The strategy works well: A report Thursday by a London-based think tank said pirates have raked in up to $30 million in ransoms this year alone.

“If we are attacked we will defend ourselves until every last one of us dies,” Sugule Ali, a spokesman for the pirates aboard the Faina, said in an interview over satellite telephone from the ship, which is carrying 33 battle tanks, military weapons and 21 Ukrainian and Latvian and Russian hostages. One Russian has reportedly died, apparently of illness.

The pirates are demanding $20 million ransom, and say they will not lower the price.

“We only need money and if we are paid, then everything will be OK,” he said. “No one can tell us what to do.”

Ali’s bold words come even though his dozens of fighters are surrounded by U.S. warships and American helicopters buzz overhead. Moscow has sent a frigate, which should arrive within days.

Jennifer Cooke of the Center for Strategic and International Studies in Washington said hostage-taking is the key to the pirates’ success against any military muscle looming from the U.S. and Russia.

“Once you have a crew at gunpoint, you can hold six U.S. naval warships at bay and they don’t have a whole lot of options except to wait it out,” Cooke said.

The pirates have specifically warned against the type of raids carried out twice this year by French commandos to recover hijacked vessels. The French used night vision goggles and helicopters in operations that killed or captured several pirates, who are now standing trial in Paris.

But the hostages are not the bandits’ only card to play.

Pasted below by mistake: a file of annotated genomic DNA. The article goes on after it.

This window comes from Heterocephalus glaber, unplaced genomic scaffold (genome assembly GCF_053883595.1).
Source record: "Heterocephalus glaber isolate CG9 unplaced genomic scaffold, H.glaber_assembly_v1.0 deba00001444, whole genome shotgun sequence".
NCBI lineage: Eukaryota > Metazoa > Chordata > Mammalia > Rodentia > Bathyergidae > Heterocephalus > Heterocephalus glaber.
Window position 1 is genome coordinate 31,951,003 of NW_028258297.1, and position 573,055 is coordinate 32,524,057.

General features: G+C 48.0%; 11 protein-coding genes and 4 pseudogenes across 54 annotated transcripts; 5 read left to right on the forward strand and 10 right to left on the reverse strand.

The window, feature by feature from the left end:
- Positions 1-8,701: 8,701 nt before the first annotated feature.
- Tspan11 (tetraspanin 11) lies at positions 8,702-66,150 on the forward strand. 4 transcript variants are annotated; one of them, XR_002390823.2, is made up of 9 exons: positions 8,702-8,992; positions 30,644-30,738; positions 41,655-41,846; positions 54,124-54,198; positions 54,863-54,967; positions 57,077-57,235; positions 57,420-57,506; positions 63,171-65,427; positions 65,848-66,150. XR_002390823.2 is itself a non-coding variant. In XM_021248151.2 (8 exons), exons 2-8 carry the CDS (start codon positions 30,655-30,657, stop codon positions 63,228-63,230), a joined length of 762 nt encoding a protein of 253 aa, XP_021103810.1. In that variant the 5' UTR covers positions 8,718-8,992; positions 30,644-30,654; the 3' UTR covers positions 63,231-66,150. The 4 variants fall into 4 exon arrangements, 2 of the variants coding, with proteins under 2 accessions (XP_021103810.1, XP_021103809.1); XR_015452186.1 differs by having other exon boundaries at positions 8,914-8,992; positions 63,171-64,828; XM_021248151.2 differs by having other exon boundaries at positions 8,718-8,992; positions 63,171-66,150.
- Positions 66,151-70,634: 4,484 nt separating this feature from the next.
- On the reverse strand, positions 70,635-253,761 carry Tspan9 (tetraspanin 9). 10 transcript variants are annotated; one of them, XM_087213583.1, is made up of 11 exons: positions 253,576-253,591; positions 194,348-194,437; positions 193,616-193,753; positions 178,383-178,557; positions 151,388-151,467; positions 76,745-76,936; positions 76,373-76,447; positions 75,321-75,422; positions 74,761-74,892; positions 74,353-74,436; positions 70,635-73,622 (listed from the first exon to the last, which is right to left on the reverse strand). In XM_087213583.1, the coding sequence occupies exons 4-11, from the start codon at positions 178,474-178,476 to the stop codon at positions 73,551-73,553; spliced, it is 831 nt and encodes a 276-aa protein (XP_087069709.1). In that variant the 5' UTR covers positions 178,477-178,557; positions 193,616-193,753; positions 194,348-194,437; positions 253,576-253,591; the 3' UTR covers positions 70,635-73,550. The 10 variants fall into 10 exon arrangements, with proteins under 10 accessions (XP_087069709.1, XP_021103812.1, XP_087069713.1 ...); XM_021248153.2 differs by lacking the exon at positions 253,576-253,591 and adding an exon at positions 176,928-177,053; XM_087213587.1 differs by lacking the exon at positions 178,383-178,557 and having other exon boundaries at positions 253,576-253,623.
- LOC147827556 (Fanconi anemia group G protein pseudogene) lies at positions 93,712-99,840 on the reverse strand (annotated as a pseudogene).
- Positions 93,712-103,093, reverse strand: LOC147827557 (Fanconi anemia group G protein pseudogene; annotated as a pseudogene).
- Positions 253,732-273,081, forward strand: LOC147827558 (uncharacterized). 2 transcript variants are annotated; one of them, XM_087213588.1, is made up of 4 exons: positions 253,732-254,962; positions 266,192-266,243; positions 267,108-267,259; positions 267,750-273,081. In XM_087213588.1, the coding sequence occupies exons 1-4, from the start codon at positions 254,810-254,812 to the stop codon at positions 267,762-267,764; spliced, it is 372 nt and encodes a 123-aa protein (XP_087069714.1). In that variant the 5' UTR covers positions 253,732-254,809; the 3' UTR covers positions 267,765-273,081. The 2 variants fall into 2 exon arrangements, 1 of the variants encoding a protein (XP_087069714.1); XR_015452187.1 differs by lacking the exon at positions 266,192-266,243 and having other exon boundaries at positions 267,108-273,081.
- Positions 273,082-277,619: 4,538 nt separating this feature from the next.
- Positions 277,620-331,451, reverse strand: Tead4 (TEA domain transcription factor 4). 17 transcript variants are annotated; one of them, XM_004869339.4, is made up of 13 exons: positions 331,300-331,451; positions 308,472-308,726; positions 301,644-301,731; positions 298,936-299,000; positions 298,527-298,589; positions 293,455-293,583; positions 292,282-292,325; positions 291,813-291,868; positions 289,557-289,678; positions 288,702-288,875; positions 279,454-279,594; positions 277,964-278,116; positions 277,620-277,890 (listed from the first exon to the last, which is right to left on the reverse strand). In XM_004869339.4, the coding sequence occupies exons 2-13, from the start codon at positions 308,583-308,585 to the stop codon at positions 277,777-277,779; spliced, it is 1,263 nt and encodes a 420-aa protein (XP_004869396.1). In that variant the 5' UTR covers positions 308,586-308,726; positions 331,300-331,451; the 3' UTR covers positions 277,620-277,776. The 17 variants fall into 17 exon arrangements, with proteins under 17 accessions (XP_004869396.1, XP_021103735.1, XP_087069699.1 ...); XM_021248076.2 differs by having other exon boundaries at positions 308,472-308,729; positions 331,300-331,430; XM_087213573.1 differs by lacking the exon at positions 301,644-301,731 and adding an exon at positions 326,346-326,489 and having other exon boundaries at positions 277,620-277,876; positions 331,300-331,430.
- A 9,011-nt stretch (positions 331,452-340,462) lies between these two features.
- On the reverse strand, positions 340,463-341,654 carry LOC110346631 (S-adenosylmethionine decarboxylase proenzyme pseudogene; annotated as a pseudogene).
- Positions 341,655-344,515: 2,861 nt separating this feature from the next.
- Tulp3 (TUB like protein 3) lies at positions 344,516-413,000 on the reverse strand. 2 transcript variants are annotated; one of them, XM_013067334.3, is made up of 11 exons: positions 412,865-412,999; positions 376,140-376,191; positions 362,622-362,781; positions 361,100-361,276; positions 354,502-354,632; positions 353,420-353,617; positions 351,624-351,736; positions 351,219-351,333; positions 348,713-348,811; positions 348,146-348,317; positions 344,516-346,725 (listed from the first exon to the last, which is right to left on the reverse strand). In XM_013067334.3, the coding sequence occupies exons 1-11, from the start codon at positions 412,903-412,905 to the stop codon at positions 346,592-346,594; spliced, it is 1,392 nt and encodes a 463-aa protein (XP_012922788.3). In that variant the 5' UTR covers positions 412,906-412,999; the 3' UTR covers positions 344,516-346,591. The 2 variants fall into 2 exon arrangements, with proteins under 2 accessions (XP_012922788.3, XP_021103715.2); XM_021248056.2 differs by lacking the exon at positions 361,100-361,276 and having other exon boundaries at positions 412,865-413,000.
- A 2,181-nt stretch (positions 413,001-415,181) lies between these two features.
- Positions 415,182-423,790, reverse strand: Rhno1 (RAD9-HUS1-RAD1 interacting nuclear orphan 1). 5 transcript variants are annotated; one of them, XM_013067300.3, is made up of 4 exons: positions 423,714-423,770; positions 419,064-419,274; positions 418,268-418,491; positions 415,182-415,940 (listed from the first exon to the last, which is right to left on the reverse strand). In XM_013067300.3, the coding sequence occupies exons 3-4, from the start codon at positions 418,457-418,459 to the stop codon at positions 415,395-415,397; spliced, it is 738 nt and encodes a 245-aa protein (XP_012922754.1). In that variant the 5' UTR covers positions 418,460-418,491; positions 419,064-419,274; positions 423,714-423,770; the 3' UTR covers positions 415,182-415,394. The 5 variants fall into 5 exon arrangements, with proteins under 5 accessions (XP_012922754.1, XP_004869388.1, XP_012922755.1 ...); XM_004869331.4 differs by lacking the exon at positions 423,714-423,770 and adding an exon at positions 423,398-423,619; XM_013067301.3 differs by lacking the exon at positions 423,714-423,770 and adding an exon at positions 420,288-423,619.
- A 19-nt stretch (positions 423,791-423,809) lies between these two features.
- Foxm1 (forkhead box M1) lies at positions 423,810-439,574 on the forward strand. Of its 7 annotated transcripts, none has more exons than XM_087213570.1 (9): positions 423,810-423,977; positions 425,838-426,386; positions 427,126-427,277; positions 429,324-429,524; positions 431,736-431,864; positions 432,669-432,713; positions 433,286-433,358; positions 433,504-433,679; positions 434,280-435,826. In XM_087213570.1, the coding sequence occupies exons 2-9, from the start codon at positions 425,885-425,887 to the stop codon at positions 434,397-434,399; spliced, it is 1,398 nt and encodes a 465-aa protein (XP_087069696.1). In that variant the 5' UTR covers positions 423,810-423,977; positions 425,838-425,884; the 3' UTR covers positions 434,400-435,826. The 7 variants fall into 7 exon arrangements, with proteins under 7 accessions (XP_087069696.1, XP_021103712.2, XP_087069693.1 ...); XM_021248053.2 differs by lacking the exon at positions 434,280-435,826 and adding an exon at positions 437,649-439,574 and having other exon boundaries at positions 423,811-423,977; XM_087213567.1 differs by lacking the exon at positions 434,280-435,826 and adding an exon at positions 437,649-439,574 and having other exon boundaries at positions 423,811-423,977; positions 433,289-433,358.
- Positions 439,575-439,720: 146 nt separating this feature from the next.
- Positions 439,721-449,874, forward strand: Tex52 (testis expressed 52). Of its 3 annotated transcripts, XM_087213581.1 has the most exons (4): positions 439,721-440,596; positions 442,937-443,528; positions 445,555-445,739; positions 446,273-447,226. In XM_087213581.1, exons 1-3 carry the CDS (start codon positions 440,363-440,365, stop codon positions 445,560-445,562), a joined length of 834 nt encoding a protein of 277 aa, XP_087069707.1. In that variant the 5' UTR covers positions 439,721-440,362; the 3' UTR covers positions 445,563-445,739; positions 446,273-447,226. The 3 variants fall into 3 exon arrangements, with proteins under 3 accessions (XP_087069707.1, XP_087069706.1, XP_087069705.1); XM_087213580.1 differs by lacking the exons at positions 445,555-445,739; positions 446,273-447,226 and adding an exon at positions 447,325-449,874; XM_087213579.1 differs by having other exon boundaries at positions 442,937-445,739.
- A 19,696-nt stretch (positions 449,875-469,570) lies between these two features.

Often dressed in military fatigues, pirates travel in open skiffs with outboard engines, working with larger mother ships that tow them far out to sea. They use satellite navigational and communications equipment and an intimate knowledge of local waters, clambering aboard commercial vessels with ladders and grappling hooks.

They are typically armed with automatic weapons, anti-tank rocket launchers and grenades — weaponry that is readily available throughout Somalia, where a bustling arms market operates in the center of the capital.

They also have the support of their communities and some members of local administrations, particularly in Puntland, a semiautonomous region in northeast Somalia that is a hotbed for piracy, officials and pirates have told the AP.

Abdulqadir Muse Yusuf, a deputy minister of ports in Puntland, acknowledged there were widespread signs that Puntland officials, lawmakers and government officials are “involved or benefiting from piracy” and said investigations were ongoing. He would not elaborate.

Piracy has transformed the region around the town of Eyl, near where many hijacked ships are anchored brought while pirates negotiate ransoms.

“Pirates buy new luxury cars and marry two, three, or even four women,” said Mohamed, an Eyl resident who refused to give his full name for fear of reprisals from the pirates.

“They build new homes — the demand for construction material is way up.”

He said most of the well-known pirates promise to build roads and schools in addition to homes for themselves. But for now, Mohamed says he has only seen inflation skyrocket as the money pours in.

“One cup of tea is about $1,” he said. Before the piracy skyrocketed, tea cost a few cents.

Piracy in Somalia is nothing new, as bandits have stalked the seas for years. But this year’s surge in attacks — nearly 30 so far — has prompted an unprecedented international response. The Faina has been the highest-profile attack because of its dangerous cargo. The U.S. fears the arms could end up in the hands of al-Qaida-linked militants in a country seen as a key battleground on terror.

The United States has been leading international patrols to combat piracy along Somalia’s unruly 1,880-mile coast, the longest in Africa and near key shipping routes. In June, the U.N. Security Council passed a resolution that would allow countries to chase and arrest pirates after attacks increased this year.

But still, the attacks continue. Dagne, an analyst in Washington, said that unless the roots of the problem are solved — poverty, disease, violence — piracy will only flourish.

“You have a population that is frustrated, alienated, angry and hopeless,” Dagne said. “This generation of Somalis grew up surrounded by abject poverty and violence.”


Associated Press writers Salad Duhul and Mohamed Olad Hassan in Mogadishu, Somalia, contributed to this report.